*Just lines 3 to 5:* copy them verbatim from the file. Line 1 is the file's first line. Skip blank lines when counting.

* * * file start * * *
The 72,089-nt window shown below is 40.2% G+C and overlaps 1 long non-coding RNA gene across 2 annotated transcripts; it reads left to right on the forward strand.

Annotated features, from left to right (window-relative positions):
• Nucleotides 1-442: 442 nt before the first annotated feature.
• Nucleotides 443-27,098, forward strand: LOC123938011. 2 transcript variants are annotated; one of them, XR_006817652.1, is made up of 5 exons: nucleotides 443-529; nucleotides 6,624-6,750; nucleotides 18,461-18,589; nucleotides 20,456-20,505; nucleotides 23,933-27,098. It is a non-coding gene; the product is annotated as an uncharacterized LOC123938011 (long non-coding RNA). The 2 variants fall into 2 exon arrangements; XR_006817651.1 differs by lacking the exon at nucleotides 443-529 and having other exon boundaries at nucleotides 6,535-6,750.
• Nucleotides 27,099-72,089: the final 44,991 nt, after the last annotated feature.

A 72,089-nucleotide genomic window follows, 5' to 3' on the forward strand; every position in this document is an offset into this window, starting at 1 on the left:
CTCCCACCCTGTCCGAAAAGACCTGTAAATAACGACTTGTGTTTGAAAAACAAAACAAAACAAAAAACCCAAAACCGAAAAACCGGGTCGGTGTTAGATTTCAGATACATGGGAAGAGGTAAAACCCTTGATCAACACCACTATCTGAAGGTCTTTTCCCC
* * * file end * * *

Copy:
• Nucleotides 1-442: 442 nt before the first annotated feature.
• Nucleotides 443-27,098, forward strand: LOC123938011. 2 transcript variants are annotated; one of them, XR_006817652.1, is made up of 5 exons: nucleotides 443-529; nucleotides 6,624-6,750; nucleotides 18,461-18,589; nucleotides 20,456-20,505; nucleotides 23,933-27,098. It is a non-coding gene; the product is annotated as an uncharacterized LOC123938011 (long non-coding RNA). The 2 variants fall into 2 exon arrangements; XR_006817651.1 differs by lacking the exon at nucleotides 443-529 and having other exon boundaries at nucleotides 6,535-6,750.
• Nucleotides 27,099-72,089: the final 44,991 nt, after the last annotated feature.